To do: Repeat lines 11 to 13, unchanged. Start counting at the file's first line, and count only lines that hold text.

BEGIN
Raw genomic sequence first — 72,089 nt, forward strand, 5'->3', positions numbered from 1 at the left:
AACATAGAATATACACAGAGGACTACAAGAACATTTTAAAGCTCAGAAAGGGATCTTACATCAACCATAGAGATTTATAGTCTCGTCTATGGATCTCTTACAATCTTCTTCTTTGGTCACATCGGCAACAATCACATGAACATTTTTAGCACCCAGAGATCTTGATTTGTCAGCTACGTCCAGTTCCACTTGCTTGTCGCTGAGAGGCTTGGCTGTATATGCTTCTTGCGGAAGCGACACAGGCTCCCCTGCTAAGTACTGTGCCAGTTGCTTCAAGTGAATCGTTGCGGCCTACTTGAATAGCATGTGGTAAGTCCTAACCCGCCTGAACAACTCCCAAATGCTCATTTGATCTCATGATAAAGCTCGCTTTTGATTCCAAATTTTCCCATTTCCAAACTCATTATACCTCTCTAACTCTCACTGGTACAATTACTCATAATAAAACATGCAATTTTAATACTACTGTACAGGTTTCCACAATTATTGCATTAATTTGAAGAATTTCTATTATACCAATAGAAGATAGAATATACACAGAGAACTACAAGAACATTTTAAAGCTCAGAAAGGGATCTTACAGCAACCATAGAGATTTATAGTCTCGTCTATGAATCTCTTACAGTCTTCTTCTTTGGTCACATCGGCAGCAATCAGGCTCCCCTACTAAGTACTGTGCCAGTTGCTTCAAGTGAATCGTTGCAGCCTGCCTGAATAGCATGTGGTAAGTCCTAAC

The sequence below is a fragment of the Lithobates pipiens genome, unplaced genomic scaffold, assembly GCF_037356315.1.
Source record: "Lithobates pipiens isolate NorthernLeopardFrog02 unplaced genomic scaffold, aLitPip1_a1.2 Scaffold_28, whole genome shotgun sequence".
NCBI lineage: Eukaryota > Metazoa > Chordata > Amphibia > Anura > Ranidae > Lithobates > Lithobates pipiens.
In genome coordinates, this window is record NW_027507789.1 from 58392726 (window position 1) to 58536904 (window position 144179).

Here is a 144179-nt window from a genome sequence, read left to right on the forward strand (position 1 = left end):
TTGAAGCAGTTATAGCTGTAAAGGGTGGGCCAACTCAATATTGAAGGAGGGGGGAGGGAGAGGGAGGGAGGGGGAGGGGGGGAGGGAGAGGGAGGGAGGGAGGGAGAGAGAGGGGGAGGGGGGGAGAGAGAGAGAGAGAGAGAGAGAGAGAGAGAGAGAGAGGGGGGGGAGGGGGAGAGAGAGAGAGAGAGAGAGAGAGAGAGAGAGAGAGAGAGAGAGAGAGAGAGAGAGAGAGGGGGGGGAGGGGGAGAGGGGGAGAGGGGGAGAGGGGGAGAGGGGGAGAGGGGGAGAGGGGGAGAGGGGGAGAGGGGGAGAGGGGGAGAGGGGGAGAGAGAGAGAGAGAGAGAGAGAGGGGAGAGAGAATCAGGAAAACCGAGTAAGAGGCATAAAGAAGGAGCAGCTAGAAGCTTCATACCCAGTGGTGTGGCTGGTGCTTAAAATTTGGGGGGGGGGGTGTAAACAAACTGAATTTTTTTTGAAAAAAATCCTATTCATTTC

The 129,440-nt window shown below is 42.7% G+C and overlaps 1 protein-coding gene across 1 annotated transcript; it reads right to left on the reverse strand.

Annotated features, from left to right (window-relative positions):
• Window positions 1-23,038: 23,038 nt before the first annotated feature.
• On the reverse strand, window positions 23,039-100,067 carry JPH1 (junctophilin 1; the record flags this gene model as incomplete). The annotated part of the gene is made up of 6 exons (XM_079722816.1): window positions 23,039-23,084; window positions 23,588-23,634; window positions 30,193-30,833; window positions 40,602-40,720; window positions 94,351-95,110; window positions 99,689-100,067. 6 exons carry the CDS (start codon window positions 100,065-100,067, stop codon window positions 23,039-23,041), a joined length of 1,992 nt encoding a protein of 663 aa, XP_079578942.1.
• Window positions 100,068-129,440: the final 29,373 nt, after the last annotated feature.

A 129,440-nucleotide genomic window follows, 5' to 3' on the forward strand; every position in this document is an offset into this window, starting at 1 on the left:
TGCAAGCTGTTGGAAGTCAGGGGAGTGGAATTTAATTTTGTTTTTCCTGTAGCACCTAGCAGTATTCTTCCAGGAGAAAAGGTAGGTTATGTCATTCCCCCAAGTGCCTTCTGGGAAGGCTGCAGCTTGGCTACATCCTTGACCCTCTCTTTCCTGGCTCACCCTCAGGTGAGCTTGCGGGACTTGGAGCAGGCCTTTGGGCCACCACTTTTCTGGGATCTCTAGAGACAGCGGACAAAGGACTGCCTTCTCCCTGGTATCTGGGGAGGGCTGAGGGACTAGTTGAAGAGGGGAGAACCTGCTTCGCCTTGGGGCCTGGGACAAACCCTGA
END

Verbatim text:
• Window positions 1-23,038: 23,038 nt before the first annotated feature.
• On the reverse strand, window positions 23,039-100,067 carry JPH1 (junctophilin 1; the record flags this gene model as incomplete). The annotated part of the gene is made up of 6 exons (XM_079722816.1): window positions 23,039-23,084; window positions 23,588-23,634; window positions 30,193-30,833; window positions 40,602-40,720; window positions 94,351-95,110; window positions 99,689-100,067. 6 exons carry the CDS (start codon window positions 100,065-100,067, stop codon window positions 23,039-23,041), a joined length of 1,992 nt encoding a protein of 663 aa, XP_079578942.1.
• Window positions 100,068-129,440: the final 29,373 nt, after the last annotated feature.